April 13th, 2009

criminal minds prentiss reid awful troof

superstars. blighted ones.

I'm waiting for my lunch date. You've got questions (you could ask yours here), I've got answers....

18.) How do you use music in your writing (if you do)? Do you associate certain songs with characters or scenes, and do certain albums/playlists/artists help you write (or prewrite stories in your head before you actually write them down)? Do you play certain songs just to piss certain characters off? (For instance, The Arrogant Worms's Gaelic Song for anyone with Celtish heritage?) Do they curse you out for this?

Yes, yes, yes, no, no.

In that order. *g*

19.) Did the poltergeist make the move, or stay behind at the apartment?

No sign of Claude here. The only broken stuff, so far I've broken myself....

20.)  What's the square root of negative one? 


21.) (twofer) I'm looking to improve the way I critique stories. Do you have any suggestions? I'm just starting out, and feel overwhelmed. (and) I'm wondering what your opinions are of peer critique, from the perspective of the one being critted. How helpful do you find critique of your work to be, both generally (in terms of learning strengths/weaknesses in one's overall writing) and specifically (as in, improving the individual piece)?

As to critiquing stories, remember that what you are doing, chiefly, is responding to a story as a reader. Notice where you are interested, where you get bored, what you wonder about, what strikes you as awkward or hollow or wrong or unlikely. Also notice what you like--a turn of phrase, a character detail, and bit of plot or description.

Write all those things down, and then offer them to the writer as data points. Don't insist that your interpretation is right, and your means of fixing what you see as a problem is the only way. (It's probably not, and what you see as a problem may be just your own personal preference getting in the way.) Stay aware that it's all subjective. Be generous with praise where you can, and honest in critique.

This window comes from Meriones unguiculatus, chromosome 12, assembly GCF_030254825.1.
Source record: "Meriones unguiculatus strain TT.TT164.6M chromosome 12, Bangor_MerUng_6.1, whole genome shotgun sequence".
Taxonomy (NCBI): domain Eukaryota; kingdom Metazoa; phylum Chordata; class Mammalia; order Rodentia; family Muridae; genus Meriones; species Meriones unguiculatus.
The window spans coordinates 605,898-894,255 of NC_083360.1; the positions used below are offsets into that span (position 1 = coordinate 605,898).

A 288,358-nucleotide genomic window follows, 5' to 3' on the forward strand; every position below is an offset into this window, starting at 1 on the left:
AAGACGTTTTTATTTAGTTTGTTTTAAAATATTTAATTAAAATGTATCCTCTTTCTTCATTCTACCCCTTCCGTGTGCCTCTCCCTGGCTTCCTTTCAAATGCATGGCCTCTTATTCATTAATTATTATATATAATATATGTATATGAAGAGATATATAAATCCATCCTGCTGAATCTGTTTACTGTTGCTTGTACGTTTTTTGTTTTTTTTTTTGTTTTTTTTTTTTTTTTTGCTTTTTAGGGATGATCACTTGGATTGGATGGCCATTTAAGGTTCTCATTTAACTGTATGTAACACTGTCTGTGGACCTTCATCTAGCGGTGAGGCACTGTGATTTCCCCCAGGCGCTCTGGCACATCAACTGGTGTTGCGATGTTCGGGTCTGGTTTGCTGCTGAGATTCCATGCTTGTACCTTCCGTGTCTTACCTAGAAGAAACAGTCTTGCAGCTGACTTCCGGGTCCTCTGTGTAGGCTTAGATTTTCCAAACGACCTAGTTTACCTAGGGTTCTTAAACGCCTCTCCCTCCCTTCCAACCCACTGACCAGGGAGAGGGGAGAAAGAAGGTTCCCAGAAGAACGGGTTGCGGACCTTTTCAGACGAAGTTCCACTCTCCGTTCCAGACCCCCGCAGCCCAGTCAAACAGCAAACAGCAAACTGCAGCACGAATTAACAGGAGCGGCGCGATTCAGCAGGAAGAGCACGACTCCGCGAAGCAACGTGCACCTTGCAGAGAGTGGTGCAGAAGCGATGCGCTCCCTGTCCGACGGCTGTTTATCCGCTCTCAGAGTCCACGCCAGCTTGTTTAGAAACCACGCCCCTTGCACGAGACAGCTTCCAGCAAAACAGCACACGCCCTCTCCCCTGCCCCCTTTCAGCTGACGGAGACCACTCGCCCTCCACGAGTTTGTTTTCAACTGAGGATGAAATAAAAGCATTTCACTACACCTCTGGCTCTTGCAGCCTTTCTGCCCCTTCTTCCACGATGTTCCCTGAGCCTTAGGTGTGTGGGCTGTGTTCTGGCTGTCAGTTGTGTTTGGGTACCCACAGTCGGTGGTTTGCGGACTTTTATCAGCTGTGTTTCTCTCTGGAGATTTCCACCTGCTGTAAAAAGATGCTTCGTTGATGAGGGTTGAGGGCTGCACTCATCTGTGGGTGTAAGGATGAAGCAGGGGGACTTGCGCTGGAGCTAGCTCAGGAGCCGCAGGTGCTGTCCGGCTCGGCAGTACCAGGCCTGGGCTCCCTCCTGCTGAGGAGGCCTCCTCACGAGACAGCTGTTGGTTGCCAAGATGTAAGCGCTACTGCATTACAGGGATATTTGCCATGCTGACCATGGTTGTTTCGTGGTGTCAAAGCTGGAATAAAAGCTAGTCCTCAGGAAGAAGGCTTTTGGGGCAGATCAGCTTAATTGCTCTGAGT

There's a well-known workshop list of vocabulary and common problems here. Here's a guide on how to critique effectively.

As for how helpful it is to be critiqued? Some. I find critiquing others, in general, more useful in terms of learning to write. Which is, after all, the overall goal. I think a lot of writers come to workshops with the idea of getting this particular piece into publishable shape (some will in fact bring the same story to workshop after workshop, polishing and repolishing. I don't think you learn anything that way, quite honestly. I think you learn by attempting new and more challenging work.), and I think that's a red herring, as life goals go.

I think that a good crit does a lot of things. It tries to support the story the writer wants to tell, rather than turning it into the story the critters wants to read. It can alert the writer to where problems are, and sometimes what they are, and sometimes suggest a solution.

Some editors are very good at fixing story problems, or specific kinds of story problems. Emma Bull, for example, has an amazing eye for the thing you can do to pop a sagging narrative structure into place, nice and tight, and make it look like it was always meant to be that way. She's like the plumber with the tiny little hammer who knows just where to tap. My own editorial knack seems to be patching plot holes and making apparent contradictions make sense. Beth Meacham, as I have just had occasion to be reminded, is really good at fixing tension problems--she helps make stories more interesting. However, often the suggested fixes are not very useful--however, spotting where a couple of people tripped over the same thing can tell the writer where the problem is, and that's useful.